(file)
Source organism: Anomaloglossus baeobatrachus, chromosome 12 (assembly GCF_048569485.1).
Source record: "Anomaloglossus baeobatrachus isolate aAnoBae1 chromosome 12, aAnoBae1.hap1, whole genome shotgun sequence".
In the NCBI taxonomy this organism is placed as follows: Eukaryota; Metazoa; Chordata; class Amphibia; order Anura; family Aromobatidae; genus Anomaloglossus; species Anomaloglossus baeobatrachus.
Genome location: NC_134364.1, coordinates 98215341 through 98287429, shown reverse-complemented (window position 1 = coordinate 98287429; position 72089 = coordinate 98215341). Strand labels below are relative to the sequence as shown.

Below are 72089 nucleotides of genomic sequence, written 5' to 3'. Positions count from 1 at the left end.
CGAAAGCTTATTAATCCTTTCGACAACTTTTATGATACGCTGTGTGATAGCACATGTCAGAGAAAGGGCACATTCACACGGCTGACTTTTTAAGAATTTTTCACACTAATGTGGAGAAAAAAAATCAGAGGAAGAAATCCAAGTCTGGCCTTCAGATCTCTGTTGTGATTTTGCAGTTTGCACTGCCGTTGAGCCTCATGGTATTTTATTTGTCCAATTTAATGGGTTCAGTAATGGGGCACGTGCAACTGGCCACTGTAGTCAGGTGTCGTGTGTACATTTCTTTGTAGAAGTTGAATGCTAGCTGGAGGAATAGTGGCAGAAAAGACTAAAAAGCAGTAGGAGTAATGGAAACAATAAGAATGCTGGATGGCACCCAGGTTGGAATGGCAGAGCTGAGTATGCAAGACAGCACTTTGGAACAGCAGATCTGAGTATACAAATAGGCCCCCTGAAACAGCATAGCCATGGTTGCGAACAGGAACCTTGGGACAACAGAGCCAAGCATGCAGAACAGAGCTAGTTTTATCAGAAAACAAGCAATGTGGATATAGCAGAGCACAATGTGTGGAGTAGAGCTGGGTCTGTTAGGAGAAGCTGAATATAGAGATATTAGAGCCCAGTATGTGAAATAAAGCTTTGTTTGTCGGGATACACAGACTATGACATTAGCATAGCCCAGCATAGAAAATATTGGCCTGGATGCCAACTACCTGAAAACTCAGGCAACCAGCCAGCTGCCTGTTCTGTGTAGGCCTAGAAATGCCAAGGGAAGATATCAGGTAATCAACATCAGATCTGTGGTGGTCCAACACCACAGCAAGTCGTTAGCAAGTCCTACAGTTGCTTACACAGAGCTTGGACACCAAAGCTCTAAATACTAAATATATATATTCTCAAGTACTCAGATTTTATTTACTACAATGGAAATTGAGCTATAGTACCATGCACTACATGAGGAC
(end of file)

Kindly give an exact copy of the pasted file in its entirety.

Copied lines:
Source organism: Anomaloglossus baeobatrachus, chromosome 12 (assembly GCF_048569485.1).
Source record: "Anomaloglossus baeobatrachus isolate aAnoBae1 chromosome 12, aAnoBae1.hap1, whole genome shotgun sequence".
In the NCBI taxonomy this organism is placed as follows: Eukaryota; Metazoa; Chordata; class Amphibia; order Anura; family Aromobatidae; genus Anomaloglossus; species Anomaloglossus baeobatrachus.
Genome location: NC_134364.1, coordinates 98215341 through 98287429, shown reverse-complemented (window position 1 = coordinate 98287429; position 72089 = coordinate 98215341). Strand labels below are relative to the sequence as shown.

Below are 72089 nucleotides of genomic sequence, written 5' to 3'. Positions count from 1 at the left end.
CGAAAGCTTATTAATCCTTTCGACAACTTTTATGATACGCTGTGTGATAGCACATGTCAGAGAAAGGGCACATTCACACGGCTGACTTTTTAAGAATTTTTCACACTAATGTGGAGAAAAAAAATCAGAGGAAGAAATCCAAGTCTGGCCTTCAGATCTCTGTTGTGATTTTGCAGTTTGCACTGCCGTTGAGCCTCATGGTATTTTATTTGTCCAATTTAATGGGTTCAGTAATGGGGCACGTGCAACTGGCCACTGTAGTCAGGTGTCGTGTGTACATTTCTTTGTAGAAGTTGAATGCTAGCTGGAGGAATAGTGGCAGAAAAGACTAAAAAGCAGTAGGAGTAATGGAAACAATAAGAATGCTGGATGGCACCCAGGTTGGAATGGCAGAGCTGAGTATGCAAGACAGCACTTTGGAACAGCAGATCTGAGTATACAAATAGGCCCCCTGAAACAGCATAGCCATGGTTGCGAACAGGAACCTTGGGACAACAGAGCCAAGCATGCAGAACAGAGCTAGTTTTATCAGAAAACAAGCAATGTGGATATAGCAGAGCACAATGTGTGGAGTAGAGCTGGGTCTGTTAGGAGAAGCTGAATATAGAGATATTAGAGCCCAGTATGTGAAATAAAGCTTTGTTTGTCGGGATACACAGACTATGACATTAGCATAGCCCAGCATAGAAAATATTGGCCTGGATGCCAACTACCTGAAAACTCAGGCAACCAGCCAGCTGCCTGTTCTGTGTAGGCCTAGAAATGCCAAGGGAAGATATCAGGTAATCAACATCAGATCTGTGGTGGTCCAACACCACAGCAAGTCGTTAGCAAGTCCTACAGTTGCTTACACAGAGCTTGGACACCAAAGCTCTAAATACTAAATATATATATTCTCAAGTACTCAGATTTTATTTACTACAATGGAAATTGAGCTATAGTACCATGCACTACATGAGGAC